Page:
Free parking, more car parks or ban motorists from the city centre? What is the solution to Dublin's growing traffic problem?
Dublin city centre faces the challenge of a growing number of cars on the road and the growing need for places to park.
Today, the inner city needs thirty six thousand spaces to park its cars. By 1985, it will need sixty thousand.
Dr Wilbur F Smith, an American traffic expert, believes that there is a lack of regulation of parking on Dublin streets.
Raymond O'Donoghue, Area Secretary for Ireland of the Automobile Association (AA), recently wrote about the problems of congestion and parking in the magazine 'Drive'. He is critical of a Dublin Corporation plan to introduce meters on the principle of making a person pay for a system of restricting parking. He believes a free parking scheme should have been tried like the Paris disc system and advocates for an increase in off-street parking in the city.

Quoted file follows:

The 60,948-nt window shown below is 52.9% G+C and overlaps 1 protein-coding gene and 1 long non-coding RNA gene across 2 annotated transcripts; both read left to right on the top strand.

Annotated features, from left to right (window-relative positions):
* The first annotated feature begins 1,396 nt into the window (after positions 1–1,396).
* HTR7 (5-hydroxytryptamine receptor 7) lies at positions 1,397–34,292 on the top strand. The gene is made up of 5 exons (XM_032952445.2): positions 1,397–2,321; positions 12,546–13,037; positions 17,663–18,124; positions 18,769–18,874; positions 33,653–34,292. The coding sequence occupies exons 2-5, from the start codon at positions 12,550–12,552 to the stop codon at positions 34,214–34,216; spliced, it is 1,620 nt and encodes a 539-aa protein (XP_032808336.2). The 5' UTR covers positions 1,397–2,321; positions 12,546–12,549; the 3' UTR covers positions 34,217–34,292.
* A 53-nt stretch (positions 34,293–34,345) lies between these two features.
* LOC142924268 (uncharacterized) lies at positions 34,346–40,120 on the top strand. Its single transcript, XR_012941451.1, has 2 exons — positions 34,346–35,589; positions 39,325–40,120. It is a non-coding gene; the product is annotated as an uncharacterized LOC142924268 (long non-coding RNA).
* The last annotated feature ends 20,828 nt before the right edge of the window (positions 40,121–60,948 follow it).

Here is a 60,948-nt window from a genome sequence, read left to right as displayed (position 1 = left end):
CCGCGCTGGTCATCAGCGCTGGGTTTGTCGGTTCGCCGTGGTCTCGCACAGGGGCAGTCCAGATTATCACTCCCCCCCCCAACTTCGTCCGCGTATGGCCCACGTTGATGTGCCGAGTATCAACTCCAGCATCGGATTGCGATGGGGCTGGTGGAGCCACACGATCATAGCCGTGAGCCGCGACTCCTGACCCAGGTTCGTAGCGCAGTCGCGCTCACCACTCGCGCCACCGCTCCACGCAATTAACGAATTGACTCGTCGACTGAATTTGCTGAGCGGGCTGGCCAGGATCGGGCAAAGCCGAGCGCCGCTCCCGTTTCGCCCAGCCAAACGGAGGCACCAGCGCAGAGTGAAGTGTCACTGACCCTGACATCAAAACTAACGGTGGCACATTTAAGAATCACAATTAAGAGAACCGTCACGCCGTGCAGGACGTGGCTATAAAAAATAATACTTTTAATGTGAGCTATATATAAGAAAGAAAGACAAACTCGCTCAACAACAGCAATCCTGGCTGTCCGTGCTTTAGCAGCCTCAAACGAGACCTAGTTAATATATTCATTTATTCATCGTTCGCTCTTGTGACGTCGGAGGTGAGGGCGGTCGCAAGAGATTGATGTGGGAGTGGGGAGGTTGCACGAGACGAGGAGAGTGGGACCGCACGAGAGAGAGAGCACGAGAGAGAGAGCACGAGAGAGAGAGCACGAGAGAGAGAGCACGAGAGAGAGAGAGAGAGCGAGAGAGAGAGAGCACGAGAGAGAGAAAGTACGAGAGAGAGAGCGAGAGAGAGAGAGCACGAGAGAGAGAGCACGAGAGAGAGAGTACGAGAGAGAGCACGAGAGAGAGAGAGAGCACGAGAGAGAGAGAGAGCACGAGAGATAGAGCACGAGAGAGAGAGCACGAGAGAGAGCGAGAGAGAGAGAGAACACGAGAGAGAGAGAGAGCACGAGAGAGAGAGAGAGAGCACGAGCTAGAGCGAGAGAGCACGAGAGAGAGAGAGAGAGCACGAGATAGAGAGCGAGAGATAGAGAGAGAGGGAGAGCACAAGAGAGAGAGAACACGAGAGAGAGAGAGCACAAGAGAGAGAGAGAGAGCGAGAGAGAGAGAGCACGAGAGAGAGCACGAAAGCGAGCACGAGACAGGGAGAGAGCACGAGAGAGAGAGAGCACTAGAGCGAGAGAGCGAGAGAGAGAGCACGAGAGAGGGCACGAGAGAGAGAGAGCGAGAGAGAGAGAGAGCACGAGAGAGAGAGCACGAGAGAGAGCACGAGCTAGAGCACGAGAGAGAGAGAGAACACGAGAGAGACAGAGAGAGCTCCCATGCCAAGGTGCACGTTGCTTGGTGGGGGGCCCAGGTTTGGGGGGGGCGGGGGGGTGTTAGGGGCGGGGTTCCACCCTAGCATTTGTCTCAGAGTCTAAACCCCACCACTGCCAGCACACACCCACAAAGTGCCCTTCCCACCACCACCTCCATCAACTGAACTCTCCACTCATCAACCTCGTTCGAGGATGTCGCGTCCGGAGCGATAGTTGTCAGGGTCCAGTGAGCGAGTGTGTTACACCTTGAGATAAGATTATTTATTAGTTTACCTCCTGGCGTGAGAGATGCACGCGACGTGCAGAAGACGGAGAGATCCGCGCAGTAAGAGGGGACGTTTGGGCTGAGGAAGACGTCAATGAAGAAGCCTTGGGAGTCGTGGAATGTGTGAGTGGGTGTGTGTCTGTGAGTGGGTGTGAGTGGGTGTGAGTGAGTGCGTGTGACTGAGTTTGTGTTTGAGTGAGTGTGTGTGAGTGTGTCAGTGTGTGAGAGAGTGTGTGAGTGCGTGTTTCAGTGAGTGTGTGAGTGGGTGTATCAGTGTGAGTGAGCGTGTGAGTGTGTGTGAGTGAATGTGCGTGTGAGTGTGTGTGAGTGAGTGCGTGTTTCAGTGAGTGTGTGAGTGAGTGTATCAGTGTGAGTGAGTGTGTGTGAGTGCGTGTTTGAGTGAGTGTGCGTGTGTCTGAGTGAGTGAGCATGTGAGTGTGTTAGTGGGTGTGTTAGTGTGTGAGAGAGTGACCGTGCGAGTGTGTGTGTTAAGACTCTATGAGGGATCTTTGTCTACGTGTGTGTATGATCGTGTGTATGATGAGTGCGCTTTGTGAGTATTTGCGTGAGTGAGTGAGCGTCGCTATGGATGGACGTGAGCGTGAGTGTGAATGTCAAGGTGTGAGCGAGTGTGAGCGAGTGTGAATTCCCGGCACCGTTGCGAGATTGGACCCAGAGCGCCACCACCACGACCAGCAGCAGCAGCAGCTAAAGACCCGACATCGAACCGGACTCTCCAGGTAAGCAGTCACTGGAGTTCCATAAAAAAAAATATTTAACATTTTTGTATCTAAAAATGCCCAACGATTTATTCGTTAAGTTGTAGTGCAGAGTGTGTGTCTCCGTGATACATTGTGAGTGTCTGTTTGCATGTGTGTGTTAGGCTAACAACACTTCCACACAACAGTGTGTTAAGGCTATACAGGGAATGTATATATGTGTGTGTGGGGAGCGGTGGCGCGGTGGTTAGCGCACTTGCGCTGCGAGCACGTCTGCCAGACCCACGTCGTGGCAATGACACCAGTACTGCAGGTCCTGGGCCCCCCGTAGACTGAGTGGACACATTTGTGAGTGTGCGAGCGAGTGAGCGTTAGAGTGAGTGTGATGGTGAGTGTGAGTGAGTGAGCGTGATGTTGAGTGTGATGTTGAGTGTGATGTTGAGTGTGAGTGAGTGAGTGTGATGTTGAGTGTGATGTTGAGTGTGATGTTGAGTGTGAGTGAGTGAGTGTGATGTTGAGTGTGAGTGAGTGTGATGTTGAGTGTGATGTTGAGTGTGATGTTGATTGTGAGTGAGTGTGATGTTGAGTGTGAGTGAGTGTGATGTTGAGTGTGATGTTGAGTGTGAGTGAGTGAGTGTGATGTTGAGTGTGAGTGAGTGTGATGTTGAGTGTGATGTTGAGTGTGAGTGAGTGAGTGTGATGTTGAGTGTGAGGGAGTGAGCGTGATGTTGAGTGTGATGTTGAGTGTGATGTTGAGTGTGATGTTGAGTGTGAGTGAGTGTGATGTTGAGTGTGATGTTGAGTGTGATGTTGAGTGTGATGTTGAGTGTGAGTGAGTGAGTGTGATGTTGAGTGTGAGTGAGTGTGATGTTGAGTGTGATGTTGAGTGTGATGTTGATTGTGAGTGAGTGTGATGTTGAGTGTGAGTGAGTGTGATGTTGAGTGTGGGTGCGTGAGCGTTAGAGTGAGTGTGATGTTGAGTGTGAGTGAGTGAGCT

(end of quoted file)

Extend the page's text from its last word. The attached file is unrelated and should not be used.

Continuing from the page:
Our street system was never designed to carry its present traffic volume.
Minister for Transport Mr Kevin Boland believes that there is no magic answer to the traffic problem in Dublin. The minister believes says that the only way to reduce city centre traffic is to discourage motorists from driving into Dublin.
Raymond O'Donoghue warns against restricting or banning traffic from the city centre. He believes that the solution is to build appropriate off-street parking to accommodate the cars.
This episode of 'Newsbeat' was broadcast on 13 November 1969. The reporter is Cathal O'Shannon.